124: Star Trek Strange New Worlds “Ghosts of Illyria” Season 1, episode 3


Matt and Sean talk about a story involving eerily familiar elements. (Stage whisper: It’s COVID.). How does Star Trek Strange New World’s “Ghosts of Illyria” hold up?

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In this episode of Trek in Time, we’re going to be talking about hurting yourself to be accepted, hiding truths about yourself deeply, and why good lighting is so important. That’s right, we’re talking about Star Trek Strange New Worlds, season one, episode three, The Ghosts of Elyria. Welcome everybody to Trek in Time, where we’re watching every episode of Star Trek in chronological order and in history.

And I’m going to throw this in there because I don’t know that it’s Clear. Uh, I noticed a comment recently where somebody said, you should put them in the order of stardate. I’m like, yes, there’s a good idea. In fact, it’s so good. That’s what we’re doing. That’s why we’re talking about strange new worlds.

After Discovery, after Enterprise, instead of talking about the original series. So, if anybody out there thought we were watching them in chronological order of production, hate to break it to you at this late date, 124 episodes in, no. We’re doing it by star date. And who are we? Well, I can’t believe


Hold on. I cannot believe it’s 124 episodes. That’s the first thing. Yeah.

That’s incredible. It is. It’s pretty, it’s pretty wild. So who are we? Well, I’m Sean Ferrell. I’m a writer. I write some sci fi. I write some stuff for kids. And with me is my brother, Matt. He’s that Matt behind Undecided with Matt Ferrell, which takes a look at emerging tech and its impact in our lives.

So between the two of us, lifelong Trek fans, tech nerd, book nerd, put it all together, you get, well, this channel. Thank you everybody for tuning in. And before we take off, I just want to, uh, Say this will be our final recording for 2023. We’ll be taking a break for a couple of weeks as we enter the holiday season here in the U.

S. We’ll have a break for until early 2024, which sounds remarkably like the future. And, uh, so we hope you’ll. All have a pleasant end of year, enter 2024 safely, and we look forward to jumping back in with the next episode at that point. But before we talk about this current episode, we always like to go back to previous comments that you’ve left on our earlier episodes.

Matt, what did you find in the mailbag this

week? So we have one from the Children of the Comet episode, which was our episode 123 from Richard Gould’s Blue Raven, who wrote, Pike looking up at the kids at the end, is he fortifying himself, building an emotional bond, a protective responsibility to these kids in case his courage falters?

Also, is this the youngest crew in Starship history, or have I finally reached the age that anyone under the age of 35 looks like a teenager? So Richard, you’re not alone. I look at most of these people on the show, I’m like, you’re a baby. Why are you piloting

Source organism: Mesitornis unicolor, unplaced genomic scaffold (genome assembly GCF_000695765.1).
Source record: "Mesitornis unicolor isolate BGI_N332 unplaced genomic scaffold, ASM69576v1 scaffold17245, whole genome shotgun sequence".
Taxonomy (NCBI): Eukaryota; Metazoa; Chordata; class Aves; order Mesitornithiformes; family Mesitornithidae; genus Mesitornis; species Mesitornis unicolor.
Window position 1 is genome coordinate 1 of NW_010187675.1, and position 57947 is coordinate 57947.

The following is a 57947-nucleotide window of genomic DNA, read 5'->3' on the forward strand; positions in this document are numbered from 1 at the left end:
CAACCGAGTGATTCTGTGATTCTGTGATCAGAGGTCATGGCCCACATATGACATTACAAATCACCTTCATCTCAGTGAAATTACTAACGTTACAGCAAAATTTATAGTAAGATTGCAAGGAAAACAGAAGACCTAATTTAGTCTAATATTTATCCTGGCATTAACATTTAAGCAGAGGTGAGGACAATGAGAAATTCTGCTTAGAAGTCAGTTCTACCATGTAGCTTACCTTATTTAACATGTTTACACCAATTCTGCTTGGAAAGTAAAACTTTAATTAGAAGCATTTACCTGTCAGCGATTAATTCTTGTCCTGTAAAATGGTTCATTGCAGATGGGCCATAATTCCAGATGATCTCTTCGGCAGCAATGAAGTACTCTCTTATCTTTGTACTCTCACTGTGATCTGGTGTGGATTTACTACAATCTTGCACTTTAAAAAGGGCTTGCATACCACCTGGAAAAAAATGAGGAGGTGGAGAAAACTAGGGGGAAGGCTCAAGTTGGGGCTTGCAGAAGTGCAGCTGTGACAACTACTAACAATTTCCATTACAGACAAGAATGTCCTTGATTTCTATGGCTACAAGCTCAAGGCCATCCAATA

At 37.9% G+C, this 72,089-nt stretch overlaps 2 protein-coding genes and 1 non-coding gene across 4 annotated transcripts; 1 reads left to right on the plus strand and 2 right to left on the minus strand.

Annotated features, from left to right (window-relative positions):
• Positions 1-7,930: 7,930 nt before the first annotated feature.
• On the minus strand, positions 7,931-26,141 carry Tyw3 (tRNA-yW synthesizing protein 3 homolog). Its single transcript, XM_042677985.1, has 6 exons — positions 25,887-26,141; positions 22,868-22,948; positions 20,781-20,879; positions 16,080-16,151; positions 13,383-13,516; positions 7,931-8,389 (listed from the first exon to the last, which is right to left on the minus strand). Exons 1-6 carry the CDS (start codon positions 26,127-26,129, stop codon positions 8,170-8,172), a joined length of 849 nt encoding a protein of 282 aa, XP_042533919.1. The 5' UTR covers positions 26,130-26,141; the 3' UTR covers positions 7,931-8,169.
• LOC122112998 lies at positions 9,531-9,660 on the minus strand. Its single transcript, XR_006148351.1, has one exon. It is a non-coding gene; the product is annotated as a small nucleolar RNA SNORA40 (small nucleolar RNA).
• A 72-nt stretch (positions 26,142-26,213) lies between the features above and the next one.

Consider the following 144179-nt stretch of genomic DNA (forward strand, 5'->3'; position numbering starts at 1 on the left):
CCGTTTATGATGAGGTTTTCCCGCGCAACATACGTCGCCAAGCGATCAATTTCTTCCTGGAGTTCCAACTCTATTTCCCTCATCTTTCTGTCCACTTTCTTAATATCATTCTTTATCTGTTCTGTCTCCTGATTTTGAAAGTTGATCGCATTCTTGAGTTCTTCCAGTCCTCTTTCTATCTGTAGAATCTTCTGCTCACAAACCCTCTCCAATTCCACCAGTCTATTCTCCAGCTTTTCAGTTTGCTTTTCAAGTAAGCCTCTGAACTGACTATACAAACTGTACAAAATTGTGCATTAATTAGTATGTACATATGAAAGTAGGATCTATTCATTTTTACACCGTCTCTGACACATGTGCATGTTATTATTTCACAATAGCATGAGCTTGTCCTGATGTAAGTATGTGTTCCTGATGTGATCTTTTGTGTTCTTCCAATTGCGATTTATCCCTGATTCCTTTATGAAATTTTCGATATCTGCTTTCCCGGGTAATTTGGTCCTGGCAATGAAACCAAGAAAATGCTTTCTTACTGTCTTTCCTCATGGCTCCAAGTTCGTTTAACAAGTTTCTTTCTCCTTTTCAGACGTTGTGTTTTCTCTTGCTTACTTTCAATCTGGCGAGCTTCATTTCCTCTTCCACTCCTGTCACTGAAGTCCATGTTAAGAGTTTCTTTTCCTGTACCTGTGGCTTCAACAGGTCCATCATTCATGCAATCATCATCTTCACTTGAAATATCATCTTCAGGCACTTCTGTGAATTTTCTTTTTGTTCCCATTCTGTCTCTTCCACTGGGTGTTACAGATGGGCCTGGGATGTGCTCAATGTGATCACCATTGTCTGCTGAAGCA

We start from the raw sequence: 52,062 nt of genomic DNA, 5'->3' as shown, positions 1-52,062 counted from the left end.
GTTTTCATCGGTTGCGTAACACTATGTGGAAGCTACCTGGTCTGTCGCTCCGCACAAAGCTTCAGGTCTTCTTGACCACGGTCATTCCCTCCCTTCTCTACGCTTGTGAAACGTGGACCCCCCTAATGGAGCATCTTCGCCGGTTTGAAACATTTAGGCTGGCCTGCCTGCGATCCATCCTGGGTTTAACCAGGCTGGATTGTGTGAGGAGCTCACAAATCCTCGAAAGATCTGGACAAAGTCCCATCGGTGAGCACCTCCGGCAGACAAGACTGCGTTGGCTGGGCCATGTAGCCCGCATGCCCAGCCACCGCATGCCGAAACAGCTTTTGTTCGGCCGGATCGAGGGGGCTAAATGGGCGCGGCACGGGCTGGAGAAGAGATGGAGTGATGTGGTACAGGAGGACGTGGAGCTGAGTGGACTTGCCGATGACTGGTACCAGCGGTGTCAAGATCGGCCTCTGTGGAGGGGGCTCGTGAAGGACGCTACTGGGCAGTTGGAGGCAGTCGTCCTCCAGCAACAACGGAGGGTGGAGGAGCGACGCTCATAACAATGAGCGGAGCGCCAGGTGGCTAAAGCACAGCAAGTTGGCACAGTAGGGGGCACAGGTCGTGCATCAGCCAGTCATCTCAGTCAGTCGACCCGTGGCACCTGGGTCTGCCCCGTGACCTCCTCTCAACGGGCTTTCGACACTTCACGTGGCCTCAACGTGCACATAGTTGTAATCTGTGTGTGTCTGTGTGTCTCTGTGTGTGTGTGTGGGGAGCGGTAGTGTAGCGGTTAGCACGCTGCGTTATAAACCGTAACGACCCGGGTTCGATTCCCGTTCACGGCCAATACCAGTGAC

this ship? Yeah, Richard. Welcome to the future, Richard.

It happened to me. About four years ago, where I was walking around the place where I work, I work at a, at a company in Manhattan and I was walking through the halls and I thought, who let these teenagers in here? And those teenagers were our interns. They were all juniors or seniors in college. So they were at least 21, most of them 22.

And I was looking at them and thinking they have to be. Younger than my son, and my son just started freshman, his freshman year at college. So, uh, yeah, the future is scary when you realize anybody under the age of 35 suddenly looks like a baby.

We also have one from, uh, the same episode from PaleGhost69, uh, I like the new Nurse Chapel.

Someone would say a little too much. I do agree with Sean that I can’t see her becoming the person we see in the original series. This new portrayal is someone I would totally hang out with though. Uhura’s story is funny to me. She’s so smart. She stumbled into Starfleet and was able to land a spot on the flagship.

She stumbled upon the answer to Mahanat, continues to stumble into security and engineering, outperforms so hard she impressed hard asses, and is still not sure if this is what she wants to do until my new favorite blue guy helps her with that. She probably stumbled through the command test with flying colors and become captain by accident if the original series wasn’t holding her back.

I do love this because it’s this is one of those things that I’m The nerd in me loves, because these are old characters that we all adore, and we’re seeing them portrayed in a way I think our head canon has formed them into. Like, we look at Uhura as like, she’s this rock solid. Star of the original series.

And so it’s like, when we see her be this genius, young cadets, like, yeah, that’s great. But then you think about it, like, if she was that good at that age, how come she didn’t advance further in her career? Same thing with Nurse Chapel. I mean, that’s part of the problem is that Nurse Chapel, as we talked about last time, is just like wallpaper in the original series.